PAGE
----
Mediterranean diet and nutritional genomics in relation to cancer in women

A Path to Wellness: The Intersection of Mediterranean Diet and Nutritional Genomics in Women's Cancer Protection
PEACHTREE CITY, Ga. - May 15, 2023 - PRLog -- Cancer is a leading cause of death among women worldwide. While genetics plays a role in cancer risk, lifestyle factors such as diet are also important determinants. The Mediterranean diet is a dietary pattern rich in fruits, vegetables, legumes, nuts, whole grains, fish, and olive oil. Several studies have shown that adherence to the Mediterranean diet is associated with a lower risk of cancer.

A number of studies have investigated the association between the Mediterranean diet and cancer risk. A meta-analysis of 12 cohort studies found that higher adherence to the Mediterranean diet was associated with a reduced risk of overall cancer incidence and mortality. Similarly, a prospective study of over 25,000 women found that higher adherence to the Mediterranean diet was associated with a lower risk of breast cancer.

The protective effect of the Mediterranean diet against cancer may be due to several factors. The diet is rich in antioxidants, which can help prevent oxidative damage to DNA, a known risk factor for cancer. Additionally, the Mediterranean diet is high in fiber, which may reduce the risk of colorectal cancer. The diet is also low in red and processed meat, which are associated with an increased risk of colorectal cancer.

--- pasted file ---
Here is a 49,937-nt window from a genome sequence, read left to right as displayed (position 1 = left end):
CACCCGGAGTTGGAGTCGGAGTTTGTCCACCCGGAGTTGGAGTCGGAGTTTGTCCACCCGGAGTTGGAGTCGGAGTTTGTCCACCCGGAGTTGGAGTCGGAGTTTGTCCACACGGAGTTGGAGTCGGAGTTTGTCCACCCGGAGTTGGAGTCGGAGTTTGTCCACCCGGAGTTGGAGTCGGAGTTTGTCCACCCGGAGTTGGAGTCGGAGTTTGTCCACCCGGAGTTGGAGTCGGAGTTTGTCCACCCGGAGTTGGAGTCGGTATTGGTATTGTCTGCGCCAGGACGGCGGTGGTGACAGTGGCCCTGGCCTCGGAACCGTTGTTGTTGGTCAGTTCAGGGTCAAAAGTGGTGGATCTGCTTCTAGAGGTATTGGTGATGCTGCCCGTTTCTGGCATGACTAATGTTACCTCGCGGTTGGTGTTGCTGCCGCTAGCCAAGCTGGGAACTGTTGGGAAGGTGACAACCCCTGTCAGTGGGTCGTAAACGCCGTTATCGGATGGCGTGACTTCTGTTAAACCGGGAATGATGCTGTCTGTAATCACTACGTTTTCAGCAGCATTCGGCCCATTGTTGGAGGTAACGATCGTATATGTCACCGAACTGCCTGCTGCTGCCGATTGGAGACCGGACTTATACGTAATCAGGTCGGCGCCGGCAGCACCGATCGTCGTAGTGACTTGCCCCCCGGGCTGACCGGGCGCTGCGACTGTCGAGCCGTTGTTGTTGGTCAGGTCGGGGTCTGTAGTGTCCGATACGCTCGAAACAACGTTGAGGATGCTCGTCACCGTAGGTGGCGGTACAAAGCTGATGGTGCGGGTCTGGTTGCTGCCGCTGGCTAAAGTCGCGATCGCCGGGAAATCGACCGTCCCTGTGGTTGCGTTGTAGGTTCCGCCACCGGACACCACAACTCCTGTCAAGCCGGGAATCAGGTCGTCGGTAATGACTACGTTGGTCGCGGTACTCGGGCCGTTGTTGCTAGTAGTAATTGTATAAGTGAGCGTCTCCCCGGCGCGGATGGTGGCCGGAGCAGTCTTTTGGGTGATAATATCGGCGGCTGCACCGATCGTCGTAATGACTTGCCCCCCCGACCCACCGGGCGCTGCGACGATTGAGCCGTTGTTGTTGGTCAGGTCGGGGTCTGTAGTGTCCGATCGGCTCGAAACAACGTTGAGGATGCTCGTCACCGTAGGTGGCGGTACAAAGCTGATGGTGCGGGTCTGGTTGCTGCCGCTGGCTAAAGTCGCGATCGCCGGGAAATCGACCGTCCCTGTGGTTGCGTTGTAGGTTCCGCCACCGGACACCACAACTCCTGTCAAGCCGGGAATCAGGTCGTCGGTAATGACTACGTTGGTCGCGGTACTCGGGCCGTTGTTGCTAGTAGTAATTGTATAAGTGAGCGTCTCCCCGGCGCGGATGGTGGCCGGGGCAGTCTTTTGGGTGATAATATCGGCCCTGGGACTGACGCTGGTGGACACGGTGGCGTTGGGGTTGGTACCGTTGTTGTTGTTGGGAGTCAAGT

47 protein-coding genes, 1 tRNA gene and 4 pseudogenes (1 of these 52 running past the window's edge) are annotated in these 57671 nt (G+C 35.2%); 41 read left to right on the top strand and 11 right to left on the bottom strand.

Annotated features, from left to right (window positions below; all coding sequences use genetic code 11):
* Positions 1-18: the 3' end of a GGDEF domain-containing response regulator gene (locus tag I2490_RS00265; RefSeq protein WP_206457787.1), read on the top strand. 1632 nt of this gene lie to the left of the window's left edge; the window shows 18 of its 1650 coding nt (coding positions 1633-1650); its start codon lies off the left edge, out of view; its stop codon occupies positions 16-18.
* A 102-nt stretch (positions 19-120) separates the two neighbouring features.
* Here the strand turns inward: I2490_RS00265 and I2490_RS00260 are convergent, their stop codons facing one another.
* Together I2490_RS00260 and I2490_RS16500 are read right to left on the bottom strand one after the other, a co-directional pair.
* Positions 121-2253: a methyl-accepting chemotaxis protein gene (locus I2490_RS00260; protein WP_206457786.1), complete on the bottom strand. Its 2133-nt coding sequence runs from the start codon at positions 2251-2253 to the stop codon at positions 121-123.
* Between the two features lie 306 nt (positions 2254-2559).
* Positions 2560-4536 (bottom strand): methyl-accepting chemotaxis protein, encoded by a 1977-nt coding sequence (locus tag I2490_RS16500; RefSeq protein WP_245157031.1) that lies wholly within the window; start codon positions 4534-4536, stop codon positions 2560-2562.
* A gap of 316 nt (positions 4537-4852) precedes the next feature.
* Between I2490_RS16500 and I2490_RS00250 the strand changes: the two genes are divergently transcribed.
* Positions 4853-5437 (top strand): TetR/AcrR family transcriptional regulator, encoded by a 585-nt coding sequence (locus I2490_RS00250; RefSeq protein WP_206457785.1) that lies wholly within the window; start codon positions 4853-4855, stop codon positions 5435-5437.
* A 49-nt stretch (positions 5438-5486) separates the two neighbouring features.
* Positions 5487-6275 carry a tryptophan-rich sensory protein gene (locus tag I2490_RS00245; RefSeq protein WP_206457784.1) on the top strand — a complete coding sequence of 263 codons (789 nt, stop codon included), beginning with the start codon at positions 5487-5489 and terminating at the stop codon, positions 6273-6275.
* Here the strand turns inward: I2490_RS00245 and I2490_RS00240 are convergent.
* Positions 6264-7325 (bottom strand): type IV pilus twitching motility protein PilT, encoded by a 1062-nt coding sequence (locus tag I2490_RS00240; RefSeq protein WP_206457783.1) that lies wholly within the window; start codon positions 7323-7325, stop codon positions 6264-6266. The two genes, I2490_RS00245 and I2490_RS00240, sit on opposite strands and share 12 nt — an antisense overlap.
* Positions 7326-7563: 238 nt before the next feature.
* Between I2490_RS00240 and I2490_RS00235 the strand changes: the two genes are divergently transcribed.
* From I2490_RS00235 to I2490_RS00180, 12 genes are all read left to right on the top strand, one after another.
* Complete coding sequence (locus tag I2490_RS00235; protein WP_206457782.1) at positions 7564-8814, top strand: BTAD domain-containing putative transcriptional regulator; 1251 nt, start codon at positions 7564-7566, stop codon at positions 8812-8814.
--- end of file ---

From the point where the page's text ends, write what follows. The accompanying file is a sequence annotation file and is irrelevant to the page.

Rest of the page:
Nutritional genomics is a field that studies the interaction between nutrients and genes, and how this interaction affects health outcomes. One aspect of nutritional genomics is the identification of genetic variations that influence an individual's response to dietary interventions. This information can be used to develop personalized dietary recommendations..

The combination of the Mediterranean diet and nutritional genomics may offer a promising approach to prevent and treat cancer in women. Several studies have investigated the interaction between the Mediterranean diet and genetic variations in cancer risk.

**It is important to note that this article does not intend to provide medical advice, and the purpose of the summary of scientific bibliography is cultural insight. The article does not suggest that olive tree polyphenols or dietary supplements have therapeutic or preventive properties for any disease or condition. It is not intended as advice to use the olive tree or its derivatives in any modality or for any purpose. Only a physician and/or nutritionist can provide advice in the areas of nutrition, prevention, and health.

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